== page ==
2) Simple yoga poses…
Along with breathing and repeating my mantra, simple yoga poses not only stretch and awaken the body, they can make you feel more grounded or empowered, relieve stress or provide a calming sensation. A very simple yoga pose to ease stress, and one that I found myself naturally inclined to use whilst in the early fog of my separation is Child’s Pose (Balasana). To take Child’s Pose, kneel with your feet under your bottom and put your head on the floor with your arms beside you.

Child's Pose

3) Keep a journal…
Or even better, keep several journals. I kept one to write out all my crappy emotions and thoughts, better out (on paper) than in! One where I wrote everything I was grateful for, another for things to do and everything that needed recording.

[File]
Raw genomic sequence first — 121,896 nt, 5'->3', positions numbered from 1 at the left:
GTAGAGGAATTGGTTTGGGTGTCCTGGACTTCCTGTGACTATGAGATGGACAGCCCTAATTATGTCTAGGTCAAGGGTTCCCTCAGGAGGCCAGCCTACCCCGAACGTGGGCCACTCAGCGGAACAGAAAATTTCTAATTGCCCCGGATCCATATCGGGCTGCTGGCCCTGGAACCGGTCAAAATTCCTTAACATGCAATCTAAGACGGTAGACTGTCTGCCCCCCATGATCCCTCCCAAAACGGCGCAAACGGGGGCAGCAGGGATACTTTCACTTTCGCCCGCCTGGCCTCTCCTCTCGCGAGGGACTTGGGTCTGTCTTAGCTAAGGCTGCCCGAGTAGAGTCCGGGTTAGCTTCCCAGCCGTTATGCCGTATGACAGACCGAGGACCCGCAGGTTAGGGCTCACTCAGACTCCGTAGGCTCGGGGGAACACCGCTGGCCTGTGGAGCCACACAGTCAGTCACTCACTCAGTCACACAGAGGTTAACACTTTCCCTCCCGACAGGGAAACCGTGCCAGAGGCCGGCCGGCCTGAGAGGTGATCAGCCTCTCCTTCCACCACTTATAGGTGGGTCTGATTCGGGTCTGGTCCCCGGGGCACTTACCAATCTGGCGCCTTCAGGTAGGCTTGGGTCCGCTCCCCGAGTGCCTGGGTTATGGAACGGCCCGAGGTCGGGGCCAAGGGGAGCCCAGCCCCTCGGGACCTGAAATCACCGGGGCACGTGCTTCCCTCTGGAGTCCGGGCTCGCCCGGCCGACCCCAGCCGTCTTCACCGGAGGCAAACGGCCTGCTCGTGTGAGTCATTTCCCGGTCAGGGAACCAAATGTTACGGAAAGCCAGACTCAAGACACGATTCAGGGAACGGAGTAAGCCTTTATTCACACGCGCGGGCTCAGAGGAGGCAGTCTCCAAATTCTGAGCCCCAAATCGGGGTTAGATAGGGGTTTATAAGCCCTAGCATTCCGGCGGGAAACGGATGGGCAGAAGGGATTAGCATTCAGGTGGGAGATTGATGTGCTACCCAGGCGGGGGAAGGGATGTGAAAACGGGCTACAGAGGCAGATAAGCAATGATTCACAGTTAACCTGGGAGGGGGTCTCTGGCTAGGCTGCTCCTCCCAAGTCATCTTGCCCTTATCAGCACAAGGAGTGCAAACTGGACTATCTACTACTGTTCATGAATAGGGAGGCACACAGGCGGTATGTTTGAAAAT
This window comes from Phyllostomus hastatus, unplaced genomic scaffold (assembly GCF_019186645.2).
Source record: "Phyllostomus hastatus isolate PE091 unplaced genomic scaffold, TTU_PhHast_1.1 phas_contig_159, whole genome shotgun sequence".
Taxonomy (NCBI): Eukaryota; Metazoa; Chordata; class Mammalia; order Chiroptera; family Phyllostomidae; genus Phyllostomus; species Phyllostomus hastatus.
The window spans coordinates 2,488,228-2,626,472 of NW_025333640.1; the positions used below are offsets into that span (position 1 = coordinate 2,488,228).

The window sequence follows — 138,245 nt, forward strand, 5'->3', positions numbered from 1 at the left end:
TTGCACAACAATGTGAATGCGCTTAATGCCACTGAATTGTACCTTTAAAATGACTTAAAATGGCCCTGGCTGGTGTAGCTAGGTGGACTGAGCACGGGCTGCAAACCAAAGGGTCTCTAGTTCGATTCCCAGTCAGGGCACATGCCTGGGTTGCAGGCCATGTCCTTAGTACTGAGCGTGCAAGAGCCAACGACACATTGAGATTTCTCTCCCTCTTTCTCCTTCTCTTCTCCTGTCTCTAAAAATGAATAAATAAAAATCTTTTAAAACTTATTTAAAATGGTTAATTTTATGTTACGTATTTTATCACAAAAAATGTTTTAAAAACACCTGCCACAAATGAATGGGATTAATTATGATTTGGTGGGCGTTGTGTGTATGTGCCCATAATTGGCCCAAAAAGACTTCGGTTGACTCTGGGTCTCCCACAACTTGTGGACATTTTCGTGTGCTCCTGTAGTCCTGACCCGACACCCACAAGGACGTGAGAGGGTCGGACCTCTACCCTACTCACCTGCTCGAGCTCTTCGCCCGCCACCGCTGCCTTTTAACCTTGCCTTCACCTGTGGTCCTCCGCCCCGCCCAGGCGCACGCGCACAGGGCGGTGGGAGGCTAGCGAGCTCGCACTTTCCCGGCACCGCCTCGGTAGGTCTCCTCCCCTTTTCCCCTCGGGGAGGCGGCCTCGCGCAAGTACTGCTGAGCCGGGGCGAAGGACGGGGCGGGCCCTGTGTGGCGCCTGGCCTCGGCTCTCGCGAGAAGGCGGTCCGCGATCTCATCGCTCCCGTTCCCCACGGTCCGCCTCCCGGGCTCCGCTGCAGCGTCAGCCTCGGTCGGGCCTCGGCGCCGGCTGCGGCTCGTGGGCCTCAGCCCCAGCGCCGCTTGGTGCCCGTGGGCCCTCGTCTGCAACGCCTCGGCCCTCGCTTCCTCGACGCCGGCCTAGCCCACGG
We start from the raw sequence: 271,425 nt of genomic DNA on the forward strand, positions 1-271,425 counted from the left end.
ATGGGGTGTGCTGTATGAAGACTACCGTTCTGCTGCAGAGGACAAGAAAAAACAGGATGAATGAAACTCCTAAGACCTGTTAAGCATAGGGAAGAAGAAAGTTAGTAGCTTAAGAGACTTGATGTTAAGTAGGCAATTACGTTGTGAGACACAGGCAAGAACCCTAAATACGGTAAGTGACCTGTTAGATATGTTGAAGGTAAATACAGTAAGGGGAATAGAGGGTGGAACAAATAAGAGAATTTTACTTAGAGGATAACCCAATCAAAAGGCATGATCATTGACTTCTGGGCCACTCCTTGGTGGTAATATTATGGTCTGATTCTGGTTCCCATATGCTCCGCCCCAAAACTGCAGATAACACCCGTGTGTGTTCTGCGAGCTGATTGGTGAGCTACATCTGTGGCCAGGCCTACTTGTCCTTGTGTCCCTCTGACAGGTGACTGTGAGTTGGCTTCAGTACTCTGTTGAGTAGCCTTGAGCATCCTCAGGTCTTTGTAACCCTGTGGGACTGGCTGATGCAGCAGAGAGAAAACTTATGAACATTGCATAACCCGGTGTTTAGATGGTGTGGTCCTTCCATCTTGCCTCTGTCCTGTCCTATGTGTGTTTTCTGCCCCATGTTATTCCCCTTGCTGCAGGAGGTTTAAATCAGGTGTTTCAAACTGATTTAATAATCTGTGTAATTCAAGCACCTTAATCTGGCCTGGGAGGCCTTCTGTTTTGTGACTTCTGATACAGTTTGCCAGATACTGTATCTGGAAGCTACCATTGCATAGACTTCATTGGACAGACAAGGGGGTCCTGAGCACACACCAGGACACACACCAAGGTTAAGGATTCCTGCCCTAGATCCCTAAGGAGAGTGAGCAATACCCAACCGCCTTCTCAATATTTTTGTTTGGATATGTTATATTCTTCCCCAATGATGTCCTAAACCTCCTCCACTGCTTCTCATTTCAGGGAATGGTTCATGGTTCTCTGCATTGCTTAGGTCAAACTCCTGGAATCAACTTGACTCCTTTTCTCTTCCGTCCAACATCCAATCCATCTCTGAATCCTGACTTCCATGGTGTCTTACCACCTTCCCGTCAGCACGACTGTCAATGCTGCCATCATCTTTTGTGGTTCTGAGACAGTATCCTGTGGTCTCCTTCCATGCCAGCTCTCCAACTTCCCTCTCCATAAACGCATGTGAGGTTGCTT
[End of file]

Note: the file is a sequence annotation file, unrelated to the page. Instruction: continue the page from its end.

Yoga fosters gratitude. It teaches appreciation, or at least it taught me to see all things clearly, as they really are – not worse or better. It taught me to  know that my feelings about my situation would pass so I could be honest, gentle, compassionate and grateful.  It taught me to be thankful for my friends and family who showed up for me in a difficult time, thankful for government assistance, thankful for the charities that helped the kids and I, thankful for my yoga teacher who extended her graciousness to me, thankful for the opportunity to let go of my marriage and to be open to loving again.